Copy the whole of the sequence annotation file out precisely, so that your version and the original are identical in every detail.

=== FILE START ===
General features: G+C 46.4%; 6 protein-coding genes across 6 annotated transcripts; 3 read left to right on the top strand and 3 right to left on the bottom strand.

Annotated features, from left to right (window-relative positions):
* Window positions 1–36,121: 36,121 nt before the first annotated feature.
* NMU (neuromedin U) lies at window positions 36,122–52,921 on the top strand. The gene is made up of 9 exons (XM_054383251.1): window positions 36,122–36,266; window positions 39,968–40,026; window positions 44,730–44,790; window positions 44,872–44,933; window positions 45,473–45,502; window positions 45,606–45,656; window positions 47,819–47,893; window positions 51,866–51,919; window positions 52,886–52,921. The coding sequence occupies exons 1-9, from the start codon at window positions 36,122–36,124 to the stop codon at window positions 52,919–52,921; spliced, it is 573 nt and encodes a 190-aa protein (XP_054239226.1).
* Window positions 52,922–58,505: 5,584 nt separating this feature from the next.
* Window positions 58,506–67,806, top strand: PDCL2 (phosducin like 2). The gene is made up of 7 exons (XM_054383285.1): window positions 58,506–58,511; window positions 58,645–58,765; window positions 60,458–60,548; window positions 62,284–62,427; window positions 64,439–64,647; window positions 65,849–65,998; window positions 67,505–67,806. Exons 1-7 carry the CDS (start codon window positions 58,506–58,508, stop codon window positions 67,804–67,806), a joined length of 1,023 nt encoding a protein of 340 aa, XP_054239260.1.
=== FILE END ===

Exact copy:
General features: G+C 46.4%; 6 protein-coding genes across 6 annotated transcripts; 3 read left to right on the top strand and 3 right to left on the bottom strand.

Annotated features, from left to right (window-relative positions):
* Window positions 1–36,121: 36,121 nt before the first annotated feature.
* NMU (neuromedin U) lies at window positions 36,122–52,921 on the top strand. The gene is made up of 9 exons (XM_054383251.1): window positions 36,122–36,266; window positions 39,968–40,026; window positions 44,730–44,790; window positions 44,872–44,933; window positions 45,473–45,502; window positions 45,606–45,656; window positions 47,819–47,893; window positions 51,866–51,919; window positions 52,886–52,921. The coding sequence occupies exons 1-9, from the start codon at window positions 36,122–36,124 to the stop codon at window positions 52,919–52,921; spliced, it is 573 nt and encodes a 190-aa protein (XP_054239226.1).
* Window positions 52,922–58,505: 5,584 nt separating this feature from the next.
* Window positions 58,506–67,806, top strand: PDCL2 (phosducin like 2). The gene is made up of 7 exons (XM_054383285.1): window positions 58,506–58,511; window positions 58,645–58,765; window positions 60,458–60,548; window positions 62,284–62,427; window positions 64,439–64,647; window positions 65,849–65,998; window positions 67,505–67,806. Exons 1-7 carry the CDS (start codon window positions 58,506–58,508, stop codon window positions 67,804–67,806), a joined length of 1,023 nt encoding a protein of 340 aa, XP_054239260.1.